I’m always so thrilled when children’s literature steps off the page and inserts itself into our reality. I don’t need to tell any parent the importance of reading to their children from the day the child is born. One of the benefits I’ve seen is it exposes children at the earliest possible age to environments they might not otherwise experience. Unlike visual media, which can also expose children to unusual environments, when parents read to their children, they set the tone instead of the TV show producer. Children take cues from their parents. If the parents enthusiastically reads a story that takes place in an unfamiliar environment, it teaches children that they don’t have to fear what they don’t understand. Quality children’s literature does that – if children are exposed to it. I posted about this last year in Cast Out Fear and the write-up still gets frequent hits.
I often find excellent children’s books at thrift shops. One book I picked up takes place a century ago in Paris and deals with the issue of an acclaimed tightrope walker who becomes afraid and is no longer able to perform. I chose the book primarily because it was a Caldecott Medal winner. The Caldecott Medal is awarded every year to an artist for the most distinguished American children’s picture book. Mirette on the High Wire quickly became a favorite during story time. Mirette, an innkeeper’s young daughter, watches the tightrope walker practice in the early mornings and determines she could do the same. With persistent, consistent practice and good coaching she becomes the famed wirewalker’s protege and helps him lose his fear of the wire. As a result of this book, my daughters were very familiar with the concept of tightrope walking. So, imagine my surprise and excitement when we found out a family of wirewalkers was going to be performing in Loveland, Colorado during our stay there on our our road trip!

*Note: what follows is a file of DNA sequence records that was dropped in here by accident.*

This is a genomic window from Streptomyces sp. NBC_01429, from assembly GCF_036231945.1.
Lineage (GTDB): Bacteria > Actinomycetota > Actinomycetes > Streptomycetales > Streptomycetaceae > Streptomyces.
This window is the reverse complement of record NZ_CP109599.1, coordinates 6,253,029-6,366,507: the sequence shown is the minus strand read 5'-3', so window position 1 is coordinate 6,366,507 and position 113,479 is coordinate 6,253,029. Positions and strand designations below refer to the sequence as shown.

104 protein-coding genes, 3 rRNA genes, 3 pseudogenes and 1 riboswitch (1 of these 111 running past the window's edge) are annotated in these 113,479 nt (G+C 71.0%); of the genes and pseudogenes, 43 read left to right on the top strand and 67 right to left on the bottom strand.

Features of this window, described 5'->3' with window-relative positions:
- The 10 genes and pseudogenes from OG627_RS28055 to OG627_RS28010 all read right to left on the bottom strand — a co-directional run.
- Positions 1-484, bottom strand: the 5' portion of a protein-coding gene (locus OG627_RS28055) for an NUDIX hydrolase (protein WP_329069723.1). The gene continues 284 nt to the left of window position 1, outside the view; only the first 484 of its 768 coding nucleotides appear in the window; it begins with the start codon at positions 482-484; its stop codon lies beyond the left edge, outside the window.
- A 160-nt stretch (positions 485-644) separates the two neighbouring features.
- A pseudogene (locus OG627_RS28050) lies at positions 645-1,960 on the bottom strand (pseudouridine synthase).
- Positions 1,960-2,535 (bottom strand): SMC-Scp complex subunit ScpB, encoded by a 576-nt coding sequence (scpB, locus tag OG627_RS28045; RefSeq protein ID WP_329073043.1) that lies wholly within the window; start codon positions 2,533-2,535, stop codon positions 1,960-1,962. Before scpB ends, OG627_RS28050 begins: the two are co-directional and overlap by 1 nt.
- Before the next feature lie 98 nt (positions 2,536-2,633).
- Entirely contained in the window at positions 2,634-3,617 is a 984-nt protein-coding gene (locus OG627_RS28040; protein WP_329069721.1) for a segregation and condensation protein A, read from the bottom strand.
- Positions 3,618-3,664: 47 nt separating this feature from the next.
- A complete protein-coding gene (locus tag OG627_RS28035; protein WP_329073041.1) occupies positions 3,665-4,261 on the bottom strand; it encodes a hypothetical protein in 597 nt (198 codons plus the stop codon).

The Flying Wallendas of Niagara-crossing and Grand Canyon-crossing fame were in town offering a free demonstration. When I explained to my oldest that wirewalkers were coming, she knew exactly what I meant and anticipated the event eagerly. When we saw the wire set up, I pointed and told the girls “Look! Just like Mirette!” And it was. The Wallendas didn’t disappoint. Patriarch Tino and his children wowed and awed us with their great feats for forty-five minutes. While performing, Tino spoke about the tragedies in their family through the generations and what motivates them to keep doing what they do – traveling, performing and sharing their deep Christian faith. After the demonstration, I took my three-year-old up to meet Tino. I told him we owned the book Mirette on the High Wire and my girls were glad to see the performance today with that reading experience as the backdrop. Tino lit up.
“See that girl over there?” Pointing to his twenty-something daughter greeting other members of the audience. “She was going to be Mirette. Years ago a Broadway producer approached us and said they had made a musical based on the book. She was asked to be Mirette. It fell through, but she was going to be her.” Oh my goodness! The real life Mirette (or close enough)! Well, that settled it. Off we went to meet “Mirette” and pose for a picture. Now, when the book comes off the shelf for its regular reading, we talk about seeing Mirette and the wirewalkers. The experience coupled with the literature makes for one special memory.